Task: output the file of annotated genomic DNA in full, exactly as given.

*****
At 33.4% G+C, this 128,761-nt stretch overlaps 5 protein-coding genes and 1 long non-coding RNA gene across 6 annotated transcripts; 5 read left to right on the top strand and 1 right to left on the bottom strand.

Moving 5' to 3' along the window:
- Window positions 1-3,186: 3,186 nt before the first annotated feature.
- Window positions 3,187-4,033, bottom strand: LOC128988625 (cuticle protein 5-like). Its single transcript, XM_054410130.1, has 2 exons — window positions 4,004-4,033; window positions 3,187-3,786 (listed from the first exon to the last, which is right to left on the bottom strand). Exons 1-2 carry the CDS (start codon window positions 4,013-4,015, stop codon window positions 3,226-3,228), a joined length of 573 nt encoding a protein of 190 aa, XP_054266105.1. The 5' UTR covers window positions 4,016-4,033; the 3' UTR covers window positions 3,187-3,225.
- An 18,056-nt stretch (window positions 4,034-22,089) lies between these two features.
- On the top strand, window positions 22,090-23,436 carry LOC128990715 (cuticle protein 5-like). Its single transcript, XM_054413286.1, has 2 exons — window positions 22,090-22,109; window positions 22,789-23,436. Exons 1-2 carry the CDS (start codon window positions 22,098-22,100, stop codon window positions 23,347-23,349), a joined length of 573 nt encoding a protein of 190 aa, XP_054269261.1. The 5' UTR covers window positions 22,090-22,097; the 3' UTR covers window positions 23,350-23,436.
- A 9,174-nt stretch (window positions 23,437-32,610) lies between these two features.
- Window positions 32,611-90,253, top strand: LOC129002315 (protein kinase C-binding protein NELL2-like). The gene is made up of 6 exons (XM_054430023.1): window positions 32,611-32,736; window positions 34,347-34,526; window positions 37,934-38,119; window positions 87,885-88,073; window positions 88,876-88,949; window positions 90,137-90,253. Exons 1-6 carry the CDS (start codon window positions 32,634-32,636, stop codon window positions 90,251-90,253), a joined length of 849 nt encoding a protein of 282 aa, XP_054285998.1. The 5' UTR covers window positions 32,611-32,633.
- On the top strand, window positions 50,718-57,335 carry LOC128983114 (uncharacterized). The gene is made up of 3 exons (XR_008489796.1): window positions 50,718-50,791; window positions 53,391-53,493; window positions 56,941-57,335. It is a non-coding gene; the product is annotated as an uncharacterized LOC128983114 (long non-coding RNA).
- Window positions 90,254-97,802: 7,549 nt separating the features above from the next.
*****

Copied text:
At 33.4% G+C, this 128,761-nt stretch overlaps 5 protein-coding genes and 1 long non-coding RNA gene across 6 annotated transcripts; 5 read left to right on the top strand and 1 right to left on the bottom strand.

Moving 5' to 3' along the window:
- Window positions 1-3,186: 3,186 nt before the first annotated feature.
- Window positions 3,187-4,033, bottom strand: LOC128988625 (cuticle protein 5-like). Its single transcript, XM_054410130.1, has 2 exons — window positions 4,004-4,033; window positions 3,187-3,786 (listed from the first exon to the last, which is right to left on the bottom strand). Exons 1-2 carry the CDS (start codon window positions 4,013-4,015, stop codon window positions 3,226-3,228), a joined length of 573 nt encoding a protein of 190 aa, XP_054266105.1. The 5' UTR covers window positions 4,016-4,033; the 3' UTR covers window positions 3,187-3,225.
- An 18,056-nt stretch (window positions 4,034-22,089) lies between these two features.
- On the top strand, window positions 22,090-23,436 carry LOC128990715 (cuticle protein 5-like). Its single transcript, XM_054413286.1, has 2 exons — window positions 22,090-22,109; window positions 22,789-23,436. Exons 1-2 carry the CDS (start codon window positions 22,098-22,100, stop codon window positions 23,347-23,349), a joined length of 573 nt encoding a protein of 190 aa, XP_054269261.1. The 5' UTR covers window positions 22,090-22,097; the 3' UTR covers window positions 23,350-23,436.
- A 9,174-nt stretch (window positions 23,437-32,610) lies between these two features.
- Window positions 32,611-90,253, top strand: LOC129002315 (protein kinase C-binding protein NELL2-like). The gene is made up of 6 exons (XM_054430023.1): window positions 32,611-32,736; window positions 34,347-34,526; window positions 37,934-38,119; window positions 87,885-88,073; window positions 88,876-88,949; window positions 90,137-90,253. Exons 1-6 carry the CDS (start codon window positions 32,634-32,636, stop codon window positions 90,251-90,253), a joined length of 849 nt encoding a protein of 282 aa, XP_054285998.1. The 5' UTR covers window positions 32,611-32,633.
- On the top strand, window positions 50,718-57,335 carry LOC128983114 (uncharacterized). The gene is made up of 3 exons (XR_008489796.1): window positions 50,718-50,791; window positions 53,391-53,493; window positions 56,941-57,335. It is a non-coding gene; the product is annotated as an uncharacterized LOC128983114 (long non-coding RNA).
- Window positions 90,254-97,802: 7,549 nt separating the features above from the next.